At the core of Non Uniform Sampling and reconstructing of the resultant spectra is selecting which points to acquire and which to skip. Work in our lab has established the Poisson Gap Sampling Method (Hyberts et al, JACS, 2010) results in superior schedules with fewer artifacts during Forward Maximum Entropy reconstruction. Empirical evidence from our lab (unpublished) suggests this is also true for the Iterative Soft Threshold algorithm.
You can create your own schedules on your own computer using our Poisson Gap Schedule Java applet with instructions on this page. However, using the fields to the left on this page you can create a Poisson Gap Schedule right in the browser.
First, you want to select how many dimensions your spectrum will have. This number includes the directly acquired dimension. So for a typical 3D Triple Resoannce experiment, you will select 3D. Sampling Density helps select how many points you will ultimately acquire. It is the percentage of the entire matrix which is defined below. Obstained points is a specific amojnt of points you may wish to collect. If you put a number in here, it will calculate how much of a percentage of the matrix it is and put that into the Sampling Density field. Lastly we have a tolerance factor. Sometimes it is hard to get exactly the number of points you want so it is best to add some tolerance. 0.1-1% is good.
This field is very straight forward. Enter the number of points you want for an indirect dimension. The number you put here will be spanned by schedule points in a column matching the dimension number. That is, if you put 32 in the 1st indirect dimension, numbers from 0 to 31 will appear in the first column. If you put 64 in the 2nd indirect dimension, you will get nunbers spanning 0 to 63 in the second column. Its very important you have your order correctly, but the correct order depends on how you pulse sequence works. If you are doing a triple resonance experiment on a bruker machine, you almost certainly want 1st indirect dimension to be the number of complex points for 15N and the 2nd indirect dimension to be the number of complex points for 13C. Also keep in mind that we are talking about complex points here. The TD values in Bruker for exmaple are talking about total points (2x complex points) so putting 32 15N points and 64 13C points is like collecting a spectrum of 64 points in 15N and 128 points in 13C in the topspin software.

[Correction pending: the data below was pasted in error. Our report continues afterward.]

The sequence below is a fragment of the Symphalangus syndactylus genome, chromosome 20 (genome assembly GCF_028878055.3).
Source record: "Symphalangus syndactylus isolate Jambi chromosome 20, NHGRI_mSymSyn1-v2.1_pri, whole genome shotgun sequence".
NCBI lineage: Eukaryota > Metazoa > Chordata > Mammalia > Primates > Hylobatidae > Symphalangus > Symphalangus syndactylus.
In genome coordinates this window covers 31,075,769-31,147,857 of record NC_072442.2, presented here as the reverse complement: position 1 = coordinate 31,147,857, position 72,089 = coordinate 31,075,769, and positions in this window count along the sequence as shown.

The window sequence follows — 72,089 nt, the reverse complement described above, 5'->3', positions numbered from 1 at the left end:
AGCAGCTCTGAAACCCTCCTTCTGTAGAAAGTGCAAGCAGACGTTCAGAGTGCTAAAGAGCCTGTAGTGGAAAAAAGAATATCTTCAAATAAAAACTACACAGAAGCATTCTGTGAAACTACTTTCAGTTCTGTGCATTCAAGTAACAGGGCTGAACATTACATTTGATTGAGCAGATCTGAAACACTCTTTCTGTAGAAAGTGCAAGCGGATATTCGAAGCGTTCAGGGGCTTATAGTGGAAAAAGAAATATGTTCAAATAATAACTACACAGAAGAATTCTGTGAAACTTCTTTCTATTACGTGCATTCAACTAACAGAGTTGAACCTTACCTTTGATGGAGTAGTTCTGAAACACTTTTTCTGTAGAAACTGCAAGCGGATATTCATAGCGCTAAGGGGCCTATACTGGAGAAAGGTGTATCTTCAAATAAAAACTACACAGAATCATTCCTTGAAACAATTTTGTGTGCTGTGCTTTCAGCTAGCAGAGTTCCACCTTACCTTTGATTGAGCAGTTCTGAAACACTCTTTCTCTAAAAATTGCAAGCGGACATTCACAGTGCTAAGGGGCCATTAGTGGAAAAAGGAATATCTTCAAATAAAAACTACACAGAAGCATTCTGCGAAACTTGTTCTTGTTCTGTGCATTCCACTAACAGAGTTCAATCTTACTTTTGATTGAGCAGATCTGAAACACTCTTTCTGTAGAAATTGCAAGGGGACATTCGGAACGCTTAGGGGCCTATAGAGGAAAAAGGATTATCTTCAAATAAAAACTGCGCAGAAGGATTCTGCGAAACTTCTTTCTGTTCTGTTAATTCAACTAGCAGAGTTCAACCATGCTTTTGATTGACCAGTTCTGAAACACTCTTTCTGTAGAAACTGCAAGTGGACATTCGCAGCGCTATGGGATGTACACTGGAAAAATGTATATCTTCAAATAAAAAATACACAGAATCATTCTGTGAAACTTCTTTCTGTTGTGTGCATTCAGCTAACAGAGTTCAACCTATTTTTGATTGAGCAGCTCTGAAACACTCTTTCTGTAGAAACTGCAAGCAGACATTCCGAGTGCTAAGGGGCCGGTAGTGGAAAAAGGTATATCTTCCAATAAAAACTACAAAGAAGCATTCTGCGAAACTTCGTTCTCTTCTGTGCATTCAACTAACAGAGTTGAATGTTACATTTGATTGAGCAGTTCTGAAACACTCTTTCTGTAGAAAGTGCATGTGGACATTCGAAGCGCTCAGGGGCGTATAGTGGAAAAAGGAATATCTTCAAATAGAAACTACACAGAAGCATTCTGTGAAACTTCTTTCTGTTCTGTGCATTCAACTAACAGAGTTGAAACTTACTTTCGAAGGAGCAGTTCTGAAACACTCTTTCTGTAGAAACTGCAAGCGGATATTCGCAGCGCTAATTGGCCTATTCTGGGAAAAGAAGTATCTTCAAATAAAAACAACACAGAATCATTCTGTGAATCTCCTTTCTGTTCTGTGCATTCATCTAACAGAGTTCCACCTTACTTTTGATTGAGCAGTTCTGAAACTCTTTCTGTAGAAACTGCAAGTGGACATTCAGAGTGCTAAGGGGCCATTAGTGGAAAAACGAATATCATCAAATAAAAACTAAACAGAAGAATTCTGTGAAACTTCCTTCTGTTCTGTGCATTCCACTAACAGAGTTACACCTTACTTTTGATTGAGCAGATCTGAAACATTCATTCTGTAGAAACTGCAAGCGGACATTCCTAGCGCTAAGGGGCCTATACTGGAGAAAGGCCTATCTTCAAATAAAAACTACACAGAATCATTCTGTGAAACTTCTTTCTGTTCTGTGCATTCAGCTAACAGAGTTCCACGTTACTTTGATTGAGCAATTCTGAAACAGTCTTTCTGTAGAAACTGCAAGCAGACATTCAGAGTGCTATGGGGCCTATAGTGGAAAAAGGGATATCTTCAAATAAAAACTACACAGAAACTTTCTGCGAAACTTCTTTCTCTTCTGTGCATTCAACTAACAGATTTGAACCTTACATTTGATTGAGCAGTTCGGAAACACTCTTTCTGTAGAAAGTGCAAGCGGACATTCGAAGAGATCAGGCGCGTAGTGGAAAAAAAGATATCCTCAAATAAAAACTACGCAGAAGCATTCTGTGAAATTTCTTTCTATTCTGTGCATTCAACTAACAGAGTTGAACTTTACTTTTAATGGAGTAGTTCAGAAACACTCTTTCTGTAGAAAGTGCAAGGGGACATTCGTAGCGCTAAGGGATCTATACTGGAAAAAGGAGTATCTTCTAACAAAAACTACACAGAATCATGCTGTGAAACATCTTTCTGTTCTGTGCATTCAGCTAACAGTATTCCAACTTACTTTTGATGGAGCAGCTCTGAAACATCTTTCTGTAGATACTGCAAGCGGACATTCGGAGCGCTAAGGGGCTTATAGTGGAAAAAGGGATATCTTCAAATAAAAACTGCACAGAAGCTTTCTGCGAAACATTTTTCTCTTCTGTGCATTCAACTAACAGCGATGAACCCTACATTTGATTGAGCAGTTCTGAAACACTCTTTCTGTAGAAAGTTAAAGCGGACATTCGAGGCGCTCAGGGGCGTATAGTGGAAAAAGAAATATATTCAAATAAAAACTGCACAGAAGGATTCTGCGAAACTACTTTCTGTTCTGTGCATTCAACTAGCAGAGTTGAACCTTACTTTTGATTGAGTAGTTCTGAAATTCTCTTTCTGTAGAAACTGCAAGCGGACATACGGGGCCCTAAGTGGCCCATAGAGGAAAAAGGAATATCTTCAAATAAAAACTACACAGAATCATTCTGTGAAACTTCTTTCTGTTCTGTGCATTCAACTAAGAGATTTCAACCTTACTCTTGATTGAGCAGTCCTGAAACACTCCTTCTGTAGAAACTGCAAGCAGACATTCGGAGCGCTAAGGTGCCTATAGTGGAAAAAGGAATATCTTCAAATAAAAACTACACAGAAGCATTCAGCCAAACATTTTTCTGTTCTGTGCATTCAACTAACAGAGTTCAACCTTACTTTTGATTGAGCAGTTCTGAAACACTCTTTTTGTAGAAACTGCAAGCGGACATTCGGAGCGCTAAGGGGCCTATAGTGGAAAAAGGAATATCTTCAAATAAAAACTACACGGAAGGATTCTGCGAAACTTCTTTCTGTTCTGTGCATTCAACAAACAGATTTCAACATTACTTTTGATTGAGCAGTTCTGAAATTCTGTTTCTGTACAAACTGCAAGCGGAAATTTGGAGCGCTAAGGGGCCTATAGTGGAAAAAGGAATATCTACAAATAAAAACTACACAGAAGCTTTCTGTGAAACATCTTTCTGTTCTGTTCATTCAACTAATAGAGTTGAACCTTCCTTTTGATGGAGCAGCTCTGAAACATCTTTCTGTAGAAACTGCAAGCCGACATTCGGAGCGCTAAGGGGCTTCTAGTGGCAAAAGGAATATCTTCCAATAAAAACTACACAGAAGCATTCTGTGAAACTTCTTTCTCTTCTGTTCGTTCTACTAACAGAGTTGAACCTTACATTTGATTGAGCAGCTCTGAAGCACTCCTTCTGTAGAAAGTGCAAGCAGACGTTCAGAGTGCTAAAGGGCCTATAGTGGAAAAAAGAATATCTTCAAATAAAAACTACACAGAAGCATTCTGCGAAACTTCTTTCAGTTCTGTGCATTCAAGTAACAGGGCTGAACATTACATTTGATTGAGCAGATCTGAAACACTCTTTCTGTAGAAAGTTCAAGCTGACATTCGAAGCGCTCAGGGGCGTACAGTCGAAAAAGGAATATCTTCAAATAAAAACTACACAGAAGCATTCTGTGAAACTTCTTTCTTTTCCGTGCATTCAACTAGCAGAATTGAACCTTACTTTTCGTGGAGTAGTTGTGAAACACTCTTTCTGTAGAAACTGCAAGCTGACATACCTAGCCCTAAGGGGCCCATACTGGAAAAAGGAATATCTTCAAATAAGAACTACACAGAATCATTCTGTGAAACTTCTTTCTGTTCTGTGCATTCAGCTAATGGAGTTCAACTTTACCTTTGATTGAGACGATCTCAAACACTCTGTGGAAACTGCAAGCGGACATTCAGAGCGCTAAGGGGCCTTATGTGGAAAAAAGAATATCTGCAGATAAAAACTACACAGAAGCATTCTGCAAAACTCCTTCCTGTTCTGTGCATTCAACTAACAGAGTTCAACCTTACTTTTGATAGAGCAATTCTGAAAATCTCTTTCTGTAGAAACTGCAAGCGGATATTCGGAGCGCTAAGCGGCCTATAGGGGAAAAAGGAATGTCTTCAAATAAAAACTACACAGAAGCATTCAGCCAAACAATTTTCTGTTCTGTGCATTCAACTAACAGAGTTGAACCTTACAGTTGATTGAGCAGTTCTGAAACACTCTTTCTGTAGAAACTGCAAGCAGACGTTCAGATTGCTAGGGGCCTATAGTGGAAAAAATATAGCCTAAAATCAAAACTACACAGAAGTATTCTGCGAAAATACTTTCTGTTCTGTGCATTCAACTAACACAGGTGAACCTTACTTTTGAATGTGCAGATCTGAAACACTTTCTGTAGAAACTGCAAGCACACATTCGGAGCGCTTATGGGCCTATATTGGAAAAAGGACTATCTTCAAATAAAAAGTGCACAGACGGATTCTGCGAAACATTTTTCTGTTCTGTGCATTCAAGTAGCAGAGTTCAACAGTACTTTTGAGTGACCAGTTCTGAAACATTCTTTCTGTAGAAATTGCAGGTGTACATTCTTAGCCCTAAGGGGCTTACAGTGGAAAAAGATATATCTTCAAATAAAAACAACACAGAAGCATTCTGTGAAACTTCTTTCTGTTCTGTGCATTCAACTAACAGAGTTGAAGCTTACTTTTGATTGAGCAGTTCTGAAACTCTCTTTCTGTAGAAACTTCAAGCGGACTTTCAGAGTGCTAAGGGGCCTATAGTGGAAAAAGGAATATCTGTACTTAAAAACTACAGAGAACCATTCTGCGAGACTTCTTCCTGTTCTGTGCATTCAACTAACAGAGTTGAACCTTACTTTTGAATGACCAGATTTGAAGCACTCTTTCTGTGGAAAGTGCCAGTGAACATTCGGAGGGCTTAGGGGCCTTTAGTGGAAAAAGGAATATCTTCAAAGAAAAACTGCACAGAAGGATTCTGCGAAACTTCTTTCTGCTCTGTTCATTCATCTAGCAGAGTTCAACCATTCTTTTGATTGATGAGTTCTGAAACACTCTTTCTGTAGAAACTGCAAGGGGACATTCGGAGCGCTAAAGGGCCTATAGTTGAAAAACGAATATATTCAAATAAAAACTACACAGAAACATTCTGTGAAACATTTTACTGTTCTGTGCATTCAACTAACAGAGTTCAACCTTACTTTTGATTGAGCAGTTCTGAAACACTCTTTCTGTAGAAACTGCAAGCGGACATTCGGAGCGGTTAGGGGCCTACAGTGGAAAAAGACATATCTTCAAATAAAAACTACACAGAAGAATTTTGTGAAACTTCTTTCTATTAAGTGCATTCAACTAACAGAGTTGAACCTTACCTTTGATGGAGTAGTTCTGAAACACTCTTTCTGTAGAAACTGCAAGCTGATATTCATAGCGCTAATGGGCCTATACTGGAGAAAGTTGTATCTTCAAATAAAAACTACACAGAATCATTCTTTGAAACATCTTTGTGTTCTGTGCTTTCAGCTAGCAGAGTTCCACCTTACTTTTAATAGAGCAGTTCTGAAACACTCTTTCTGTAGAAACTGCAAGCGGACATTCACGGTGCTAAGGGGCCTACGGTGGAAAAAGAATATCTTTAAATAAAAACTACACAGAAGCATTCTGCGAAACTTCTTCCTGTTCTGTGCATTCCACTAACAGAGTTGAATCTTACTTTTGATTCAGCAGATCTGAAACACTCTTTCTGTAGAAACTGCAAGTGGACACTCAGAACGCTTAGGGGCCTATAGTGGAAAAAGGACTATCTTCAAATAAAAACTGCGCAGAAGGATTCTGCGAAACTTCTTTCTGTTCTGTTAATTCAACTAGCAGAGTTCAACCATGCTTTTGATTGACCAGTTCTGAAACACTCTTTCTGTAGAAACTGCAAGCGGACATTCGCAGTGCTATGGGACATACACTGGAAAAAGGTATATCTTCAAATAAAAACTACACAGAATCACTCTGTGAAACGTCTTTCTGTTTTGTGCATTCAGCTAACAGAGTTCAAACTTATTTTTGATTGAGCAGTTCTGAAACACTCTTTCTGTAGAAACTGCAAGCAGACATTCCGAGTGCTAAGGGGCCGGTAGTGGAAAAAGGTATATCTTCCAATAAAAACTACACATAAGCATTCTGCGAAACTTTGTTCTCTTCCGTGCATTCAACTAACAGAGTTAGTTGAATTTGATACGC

Here we can add a few details that control the type of output. Firstly, the Sinusoidal Weight factor. This controls where the sampling tends to concentrate. In simplest terms, a weighting of 2 (recommended) puts most samples towards the front of the schedule were you expect most signal (before evolution decay) and even in the case of constant time experiments, a weighting of 2 results in more points being collected in an area that is not so 'window functioned' to zero. Again, we suggest you use 2. A value of 1 will weight samples to the front and back of the sampling range. A value of 0 has no weighting.
See Value is used to initialize a random number generator. If you use 0 you will get a different schedule every time. This is the default and you probably want to do this.
Start Schedule at: allows you to have a schedule format where points start at '0' or '1'. Some pulseprograms/spectrometers use different standards. Most commonly, schedules should start at zero to 0 is the default.
Lastly, Random Output allows you to randomize the order of the samples so collection is randomized. The first complex point '0' or hypercomplex point '0 0' or '0 0 0' will always and should always be collected first. However there is no reason to collect points in order after that. In fact collecting randomly means you can check your spectrum by doing a quick reconstruction on partially acquired data and get the full resolution after only a few points. We suggest beginners collect in order at first and see how the hypercomplex points look until you are familiar with acquisition. Then collect randomly. Ordered collection is the default.
Old Browser Work-arounds: